The Queen stage of Earls Cove to Sechelt in the BC Bike Race is often the most tactile of all the stages. Bodies are beginning to feel the aches, pains, and euphoric effects of three days of trail riding. The forest texture changes from the extra lush first three days to a crispness that tells the tale of a dryer understory when tires press into loamy trails minus the moisture content. Visually the eyes are constantly adjusting to a white light piercing through the forest canopy, causing a dappled effect that often feels more like riding in a club with a strobe light and disco ball. By day four the bike, body, and trail are starting to become one unit dancing together between the start and finish lines.
Today’s sea level start from the Earls Cove Ferry terminal gave the climbers a chance to make an early impact on the race before traversing the upper elevations of the Sunshine Coast. Over the years this has proven to be a stage where moves are made and the race can often shift in a new direction towards a rider who has been playing their cards close.
The riders with experience have been keeping something in the tank to get over this midweek hump and to start attacking those who burnt a little too bright in the early stages. Energy management is a critical part of stage racing and the inexperienced often pay with a stage or two when their bodies automatically go into preservation mode. It’s the pro’s at the front of the race who know the knife’s edge most intimately and their calculations get sharper every year. Many things can go wrong and knowing how to handle adversity is the mark of experience and a lesson you are forced to confront during seven days of mountain biking some of British Columbia’s finest singletrack.
We saw a first time stage winner in the women’s open category with Sonya Looney (Topeak Ergon) shaking off the effects of a stage two in Cumberland that didn’t go well. After spending the week going hard early, only to be caught every time, Looney didn’t change her approach and stuck to the same tactic. It’s a bluffing move that can sometimes work if the other riders get complacent and hesitate a little too long. If you got only one tool and it’s a hammer you’ll eventually find the right place to use it. Looney powered to a 2 minute gap over Wendy Simms (Kona) and another 7 into Lea Davison (Specialized Bikes).
“Today suites me because it was hot, it’s rocky, there is lots of climbing, and I just went for it.” Looney
Her early departure put Davison and Simms on the defensive.
“I was waiting for Wendy to come around me at any time. It’s kinda stressful to be chased all day. It makes it more fun and makes you ride at your best.”
For Davison it was a disappointing stage after taking the previous day’s top spot. She missed a turn going up a climb as she sat 30 seconds between both Looney and Simms.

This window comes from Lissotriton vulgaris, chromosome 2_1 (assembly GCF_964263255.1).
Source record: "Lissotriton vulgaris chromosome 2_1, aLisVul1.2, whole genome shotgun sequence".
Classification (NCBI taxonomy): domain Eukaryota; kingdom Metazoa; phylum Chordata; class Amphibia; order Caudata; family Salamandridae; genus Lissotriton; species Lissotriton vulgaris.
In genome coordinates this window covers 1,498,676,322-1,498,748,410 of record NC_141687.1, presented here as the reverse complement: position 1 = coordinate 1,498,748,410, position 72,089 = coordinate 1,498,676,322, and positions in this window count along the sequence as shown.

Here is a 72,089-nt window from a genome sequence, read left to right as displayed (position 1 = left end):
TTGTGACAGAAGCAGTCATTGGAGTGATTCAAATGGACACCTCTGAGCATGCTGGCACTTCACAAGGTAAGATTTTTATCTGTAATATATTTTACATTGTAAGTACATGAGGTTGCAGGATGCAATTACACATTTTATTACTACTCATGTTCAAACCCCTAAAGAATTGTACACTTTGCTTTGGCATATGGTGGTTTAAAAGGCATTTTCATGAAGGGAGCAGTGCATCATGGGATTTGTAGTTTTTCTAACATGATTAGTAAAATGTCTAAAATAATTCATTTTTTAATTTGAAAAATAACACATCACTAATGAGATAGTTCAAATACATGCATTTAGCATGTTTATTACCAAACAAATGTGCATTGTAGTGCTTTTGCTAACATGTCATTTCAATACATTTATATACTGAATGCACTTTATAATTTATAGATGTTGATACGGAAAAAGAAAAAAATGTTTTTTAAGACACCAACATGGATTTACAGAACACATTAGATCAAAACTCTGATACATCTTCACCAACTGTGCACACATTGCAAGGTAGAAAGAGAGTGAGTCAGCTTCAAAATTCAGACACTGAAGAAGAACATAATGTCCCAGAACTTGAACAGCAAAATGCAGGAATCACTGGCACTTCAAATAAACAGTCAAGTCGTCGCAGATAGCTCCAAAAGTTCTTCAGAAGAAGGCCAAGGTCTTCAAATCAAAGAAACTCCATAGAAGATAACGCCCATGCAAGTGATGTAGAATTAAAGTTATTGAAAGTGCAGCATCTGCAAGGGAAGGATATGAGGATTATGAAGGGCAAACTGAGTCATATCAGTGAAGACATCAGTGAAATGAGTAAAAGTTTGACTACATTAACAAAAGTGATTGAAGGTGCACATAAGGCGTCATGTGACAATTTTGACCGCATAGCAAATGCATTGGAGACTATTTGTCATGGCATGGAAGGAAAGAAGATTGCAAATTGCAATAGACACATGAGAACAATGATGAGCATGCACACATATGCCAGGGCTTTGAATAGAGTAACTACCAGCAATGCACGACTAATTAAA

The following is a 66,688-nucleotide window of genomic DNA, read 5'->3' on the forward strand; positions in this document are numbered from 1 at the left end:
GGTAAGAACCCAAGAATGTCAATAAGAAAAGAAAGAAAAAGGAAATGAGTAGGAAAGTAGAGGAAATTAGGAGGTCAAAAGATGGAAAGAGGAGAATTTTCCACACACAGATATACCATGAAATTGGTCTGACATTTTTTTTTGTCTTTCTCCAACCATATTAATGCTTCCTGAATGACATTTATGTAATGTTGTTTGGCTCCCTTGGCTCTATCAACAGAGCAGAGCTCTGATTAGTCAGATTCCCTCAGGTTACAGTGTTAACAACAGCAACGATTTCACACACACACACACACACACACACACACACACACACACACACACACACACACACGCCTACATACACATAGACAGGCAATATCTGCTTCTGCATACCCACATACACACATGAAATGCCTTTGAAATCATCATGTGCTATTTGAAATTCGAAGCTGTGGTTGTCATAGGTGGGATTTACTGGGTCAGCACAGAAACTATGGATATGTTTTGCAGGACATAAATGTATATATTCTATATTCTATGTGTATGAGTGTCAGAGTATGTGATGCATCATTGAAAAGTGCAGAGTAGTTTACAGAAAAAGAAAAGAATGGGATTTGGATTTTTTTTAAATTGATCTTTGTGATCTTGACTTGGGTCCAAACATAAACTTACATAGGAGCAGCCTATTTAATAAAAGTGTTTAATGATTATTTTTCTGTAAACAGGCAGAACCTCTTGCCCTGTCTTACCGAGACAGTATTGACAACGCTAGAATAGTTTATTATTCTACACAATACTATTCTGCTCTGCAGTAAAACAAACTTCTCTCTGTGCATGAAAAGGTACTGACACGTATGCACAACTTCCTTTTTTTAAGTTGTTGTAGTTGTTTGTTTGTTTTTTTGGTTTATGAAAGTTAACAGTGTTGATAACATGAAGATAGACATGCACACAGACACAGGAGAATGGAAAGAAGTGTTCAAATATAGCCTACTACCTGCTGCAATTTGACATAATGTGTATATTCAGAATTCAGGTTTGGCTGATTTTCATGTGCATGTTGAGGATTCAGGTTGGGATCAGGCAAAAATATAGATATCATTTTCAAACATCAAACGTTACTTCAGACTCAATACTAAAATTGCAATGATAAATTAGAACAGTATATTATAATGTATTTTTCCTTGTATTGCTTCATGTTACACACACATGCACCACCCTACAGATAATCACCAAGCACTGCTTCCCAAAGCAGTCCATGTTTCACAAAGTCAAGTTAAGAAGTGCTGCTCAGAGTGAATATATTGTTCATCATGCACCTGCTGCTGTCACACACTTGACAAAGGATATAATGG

“We had a great battle going. I had my head down and took a wrong turn. I was definitely deflated after that, kinda had a governor on, and it was a lot of double track out in no man’s land. I finally came around mentally once we hit the singletrack.”
It should be noted that Davison was eating a hotdog from the food truck who was serving homemade dogs. As a passerby jokingly commented on her food choice for athletes she quickly said “I eat hotdogs, you can tell the world.”
Kris Sneddon (Kona Racing) won his hometown stage for the second year in a row but it wasn’t an easy job and he had to fight his way back from an early mechanical. After a flat on the first singletrack descent his Kona teammate Barry Wicks did a quick wheel swap so Sneddon could get back in the race before the lead group got away. It’s easy to stay confident on trails you ride regularly and his patience got him back into the main group only partially spent. The group of Sneddon, Jason Sager (Backcountry Bikes), Tristan Uhl (787 Racing), and Spencer Paxson (Kona Racing) reformed and motored on. It was a day where almost everyone had a mechanical issue to deal with.
After Sneddon fixed his flat, Sager was delayed at an aid station with a loose crank. He chased back on to the group eventually but his strength was fading. Just before the Cabin Fever Trail, Spencer’s spare tube fell into his rear cassette and left him falling off the pace of Sneddon and Uhl who had a clean race for the day. They all managed to come back together through aid station two but Sneddon finally got his second wind and started reeling in the finish line with some pressure in the singletrack. Sager had another issue, Paxson couldn’t call a lifeline to increase his pace and eventually Uhl came around the fading Paxson but it was too late for him to close down the gap in the final stretches of the day and he ended with a second place podium only 23 seconds down with Paxson only down another 18 seconds.